.

Emergency Unpreparedness

The derecho storm that hit Montgomery County on June 29th exposed a County unprepared to help citizens in a true emergency.

While it is sport to bash government, this weekend we needed the services that our tax dollars pay for. Trees down. Roads blocked. Power out. Traffic lights dark. And what was the most remarkable thing? Traveling through the County, I didn’t see any evidence we even had a government.

Somehow we blew through the snow budget this past winter, even though there was no snow. But hours before the forecast of a flurry, you’d see State and County trucks lined up along the interstates and in parking lots. It wasn’t necessary, but at least there was evidence of a government.

With soaring temperatures and dangerous conditions on the roads, it would have at least been comforting to see evidence of governmental control of the situation. Unfortunately, that didn’t happen. I’m not sure where the police were this weekend, but they weren’t directing traffic at dark intersections around Bethesda. And depending on motorists to treat dark intersections as four-way stops? Not working out so well.

What I don’t understand is that our governments have departments of emergency preparedness. If what we witnessed Friday night did not produce an emergency, I’m not sure what an emergency is. Eventually, there were cooling stations opened. Finally on Monday morning, there were police directing traffic at some dark intersections.

But for one very long and hot weekend, we saw what no government looks like.

This post is contributed by a community member. The views expressed in this blog are those of the author and do not necessarily reflect those of Patch Media Corporation. Everyone is welcome to submit a post to Patch. If you'd like to post a blog, go here to get started.

A July 03, 2012 at 11:38 AM
My boyfriend got pulled over this morning by a police officer because he had only moved over half a lane (as opposed to a full lane) while the officer had another motorist pulled over. My boyfriend was distracted by the traffic light that is STILL out and noticed the officer too late. $110 ticket later, looks like the police are putting their efforts to good use :\
Bethesda LEO July 03, 2012 at 10:08 PM
As a resident of Bethesda and a County police sergeant, let me echo some of your frustration and attempt to address some of your issues related to the police response to the storm. To the best of my knowledge, the storm front didn't develop until the late afternoon on Friday somewhere in the Ohio Valley and headed through WV and into MD. Local television stations did not start issuing warnings until approximately 8:30 pm which is probably when they started to receive reports of the damage the storm was causing in Ohio, WV and Southwestern PA. The storm hit Montgomery County 1.5 hours later. Once the storm hit, there was a mandatory hold over of all the evening shifts and any specialized unit officers that were working as well. In simple terms, all of the officers that were working continued working into the early hours of Saturday morning. On Saturday, Sunday and Monday officers were called in on overtime, and plain clothes officers were put in uniform to help direct traffic at intersections. On Monday, there were still 400+ intersections that were without power. As a result of the storm, there were a significant amount of traffic accidents, emergency calls for service to check on elderly and disabled residents, etc... Believe it or not, there was also a spike in calls for service for robberies and burglaries as the criminals attempted to take advantage of the darkness. The County Police have done an excellent job doing more with less for many years now.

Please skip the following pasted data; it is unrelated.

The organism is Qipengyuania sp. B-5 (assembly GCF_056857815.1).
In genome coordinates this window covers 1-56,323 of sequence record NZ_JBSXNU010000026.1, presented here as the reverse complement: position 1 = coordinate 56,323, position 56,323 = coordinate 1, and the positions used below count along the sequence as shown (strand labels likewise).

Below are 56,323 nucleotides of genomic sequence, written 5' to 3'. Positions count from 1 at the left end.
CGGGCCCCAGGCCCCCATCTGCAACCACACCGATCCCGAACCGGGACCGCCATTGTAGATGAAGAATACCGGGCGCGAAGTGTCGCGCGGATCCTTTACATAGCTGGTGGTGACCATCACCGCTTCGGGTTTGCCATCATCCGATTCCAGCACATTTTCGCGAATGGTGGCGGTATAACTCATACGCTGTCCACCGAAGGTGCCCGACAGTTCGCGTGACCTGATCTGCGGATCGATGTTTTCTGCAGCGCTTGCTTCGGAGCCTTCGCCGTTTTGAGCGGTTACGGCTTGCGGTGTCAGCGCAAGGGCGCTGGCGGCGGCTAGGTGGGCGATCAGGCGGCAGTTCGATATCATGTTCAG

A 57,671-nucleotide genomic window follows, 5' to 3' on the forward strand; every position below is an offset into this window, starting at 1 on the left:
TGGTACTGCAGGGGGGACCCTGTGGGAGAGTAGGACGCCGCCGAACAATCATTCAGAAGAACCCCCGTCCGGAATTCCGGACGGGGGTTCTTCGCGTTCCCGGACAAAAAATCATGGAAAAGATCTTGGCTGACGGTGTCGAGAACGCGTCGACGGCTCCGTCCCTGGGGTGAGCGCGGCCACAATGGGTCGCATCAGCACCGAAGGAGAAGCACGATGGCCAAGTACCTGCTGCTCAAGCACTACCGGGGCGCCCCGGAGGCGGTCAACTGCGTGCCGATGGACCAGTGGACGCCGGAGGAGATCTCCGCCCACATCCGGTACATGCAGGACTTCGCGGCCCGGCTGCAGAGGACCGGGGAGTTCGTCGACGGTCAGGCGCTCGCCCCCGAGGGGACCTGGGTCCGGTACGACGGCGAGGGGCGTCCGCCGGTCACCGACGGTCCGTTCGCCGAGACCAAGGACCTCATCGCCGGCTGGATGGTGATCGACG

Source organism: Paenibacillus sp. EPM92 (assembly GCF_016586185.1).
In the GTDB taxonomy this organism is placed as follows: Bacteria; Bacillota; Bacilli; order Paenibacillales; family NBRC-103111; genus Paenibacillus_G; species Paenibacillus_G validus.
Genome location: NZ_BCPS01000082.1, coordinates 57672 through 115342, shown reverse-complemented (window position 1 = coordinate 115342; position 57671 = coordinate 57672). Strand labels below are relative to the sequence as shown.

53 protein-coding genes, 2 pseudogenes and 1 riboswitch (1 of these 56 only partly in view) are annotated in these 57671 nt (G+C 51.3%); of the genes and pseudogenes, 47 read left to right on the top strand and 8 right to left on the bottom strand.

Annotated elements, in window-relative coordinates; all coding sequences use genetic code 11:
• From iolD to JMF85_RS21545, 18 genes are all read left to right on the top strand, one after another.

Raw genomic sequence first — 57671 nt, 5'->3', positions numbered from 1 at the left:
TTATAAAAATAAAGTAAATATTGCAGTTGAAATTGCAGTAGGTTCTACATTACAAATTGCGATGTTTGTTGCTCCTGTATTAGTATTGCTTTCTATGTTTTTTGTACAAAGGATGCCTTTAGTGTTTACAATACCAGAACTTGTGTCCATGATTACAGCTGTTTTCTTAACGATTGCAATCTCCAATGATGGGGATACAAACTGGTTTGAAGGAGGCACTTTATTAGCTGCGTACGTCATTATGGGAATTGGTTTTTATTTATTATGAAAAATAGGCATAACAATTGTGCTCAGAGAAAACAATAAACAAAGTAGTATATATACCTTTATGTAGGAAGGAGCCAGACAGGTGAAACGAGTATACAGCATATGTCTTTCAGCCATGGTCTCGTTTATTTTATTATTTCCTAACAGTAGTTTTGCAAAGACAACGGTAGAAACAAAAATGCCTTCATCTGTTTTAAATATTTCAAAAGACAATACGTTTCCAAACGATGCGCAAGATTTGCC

Bethesda LEO July 03, 2012 at 10:14 PM
Follow-up to my previous comment.... I don't have an answer to the PEPCO situation. I wish that PEPCO would be more forthcoming with their explanation of how such wide spread power outages can occur over an extended period of time and what the best course of action would be to prevent these outages from occurring in the future (other than trimming and cutting down trees.) At the time of this posting, my house is still without power in 20817.
Lisa July 05, 2012 at 06:14 PM
I live in downtown Bethesda and the day after the storm I had to travel to Columbia from Bethesda on Route 29. I can say this there were police officers at every non working light in the Bethesda area directing traffic, which is much more than I can saw about what happened once I got into Howard County. I think that our emergency personnel at least in Montgomery County did an excellent job. The issues are with the power companies the phone companies, and the cable/internet providers. Every time we have a storm and power goes out, whether winter or otherwise, PEPCO comes on the TV and says this was unprecedented, I am sorry but how many times can they use this excuse? Enough already. Oh and they can stop spending money on their public relations commercials and instead spend that on fixing the power issues. Last year PECO was voted the most hated company in the Country, and they are only a local company. I can only imagine what will happen after this.
David Heyman July 06, 2012 at 12:26 PM
Thank you for the background information. By no means was I implying the police were not working hard. The question is where they were directed to work. I read somewhere that a significant number of police officers were at Congressional for the golf tournament. That seems like misplaced priorities.

Boards

More »
Got a question? Something on your mind? Talk to your community, directly.
Note Article
Just a short thought to get the word out quickly about anything in your neighborhood.
Share something with your neighbors.What's on your mind?What's on your mind?Make an announcement, speak your mind, or sell somethingPost something
See more »